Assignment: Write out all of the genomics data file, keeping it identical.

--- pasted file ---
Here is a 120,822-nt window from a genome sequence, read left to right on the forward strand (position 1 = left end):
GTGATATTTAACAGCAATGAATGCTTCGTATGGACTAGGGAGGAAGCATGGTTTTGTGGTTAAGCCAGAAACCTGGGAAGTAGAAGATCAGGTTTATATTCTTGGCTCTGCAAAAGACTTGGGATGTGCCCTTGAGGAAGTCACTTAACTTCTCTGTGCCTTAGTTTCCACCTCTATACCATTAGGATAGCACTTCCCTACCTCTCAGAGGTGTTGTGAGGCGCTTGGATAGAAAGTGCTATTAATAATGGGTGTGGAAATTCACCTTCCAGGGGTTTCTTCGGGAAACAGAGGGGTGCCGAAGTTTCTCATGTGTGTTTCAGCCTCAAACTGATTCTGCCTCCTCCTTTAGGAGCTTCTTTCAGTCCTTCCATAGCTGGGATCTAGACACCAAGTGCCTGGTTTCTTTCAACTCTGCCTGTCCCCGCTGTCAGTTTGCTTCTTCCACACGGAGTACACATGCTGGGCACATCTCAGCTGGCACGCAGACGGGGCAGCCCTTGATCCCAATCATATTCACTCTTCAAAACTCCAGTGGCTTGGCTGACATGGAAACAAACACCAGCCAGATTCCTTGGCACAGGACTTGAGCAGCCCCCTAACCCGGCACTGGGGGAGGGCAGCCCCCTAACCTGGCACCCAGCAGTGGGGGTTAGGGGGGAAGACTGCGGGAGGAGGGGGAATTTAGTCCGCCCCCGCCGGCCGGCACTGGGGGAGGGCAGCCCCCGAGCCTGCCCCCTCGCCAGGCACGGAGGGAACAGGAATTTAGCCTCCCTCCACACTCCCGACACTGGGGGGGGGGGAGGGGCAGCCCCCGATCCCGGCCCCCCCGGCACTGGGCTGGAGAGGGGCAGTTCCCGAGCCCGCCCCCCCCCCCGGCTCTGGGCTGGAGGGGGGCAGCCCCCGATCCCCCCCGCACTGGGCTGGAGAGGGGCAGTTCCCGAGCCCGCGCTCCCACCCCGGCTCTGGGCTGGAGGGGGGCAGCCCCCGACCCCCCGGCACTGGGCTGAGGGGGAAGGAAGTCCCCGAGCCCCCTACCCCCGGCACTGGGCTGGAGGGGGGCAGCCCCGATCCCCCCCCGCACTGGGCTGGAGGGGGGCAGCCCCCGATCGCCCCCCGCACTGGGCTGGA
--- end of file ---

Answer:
Here is a 120,822-nt window from a genome sequence, read left to right on the forward strand (position 1 = left end):
GTGATATTTAACAGCAATGAATGCTTCGTATGGACTAGGGAGGAAGCATGGTTTTGTGGTTAAGCCAGAAACCTGGGAAGTAGAAGATCAGGTTTATATTCTTGGCTCTGCAAAAGACTTGGGATGTGCCCTTGAGGAAGTCACTTAACTTCTCTGTGCCTTAGTTTCCACCTCTATACCATTAGGATAGCACTTCCCTACCTCTCAGAGGTGTTGTGAGGCGCTTGGATAGAAAGTGCTATTAATAATGGGTGTGGAAATTCACCTTCCAGGGGTTTCTTCGGGAAACAGAGGGGTGCCGAAGTTTCTCATGTGTGTTTCAGCCTCAAACTGATTCTGCCTCCTCCTTTAGGAGCTTCTTTCAGTCCTTCCATAGCTGGGATCTAGACACCAAGTGCCTGGTTTCTTTCAACTCTGCCTGTCCCCGCTGTCAGTTTGCTTCTTCCACACGGAGTACACATGCTGGGCACATCTCAGCTGGCACGCAGACGGGGCAGCCCTTGATCCCAATCATATTCACTCTTCAAAACTCCAGTGGCTTGGCTGACATGGAAACAAACACCAGCCAGATTCCTTGGCACAGGACTTGAGCAGCCCCCTAACCCGGCACTGGGGGAGGGCAGCCCCCTAACCTGGCACCCAGCAGTGGGGGTTAGGGGGGAAGACTGCGGGAGGAGGGGGAATTTAGTCCGCCCCCGCCGGCCGGCACTGGGGGAGGGCAGCCCCCGAGCCTGCCCCCTCGCCAGGCACGGAGGGAACAGGAATTTAGCCTCCCTCCACACTCCCGACACTGGGGGGGGGGGAGGGGCAGCCCCCGATCCCGGCCCCCCCGGCACTGGGCTGGAGAGGGGCAGTTCCCGAGCCCGCCCCCCCCCCCGGCTCTGGGCTGGAGGGGGGCAGCCCCCGATCCCCCCCGCACTGGGCTGGAGAGGGGCAGTTCCCGAGCCCGCGCTCCCACCCCGGCTCTGGGCTGGAGGGGGGCAGCCCCCGACCCCCCGGCACTGGGCTGAGGGGGAAGGAAGTCCCCGAGCCCCCTACCCCCGGCACTGGGCTGGAGGGGGGCAGCCCCGATCCCCCCCCGCACTGGGCTGGAGGGGGGCAGCCCCCGATCGCCCCCCGCACTGGGCTGGA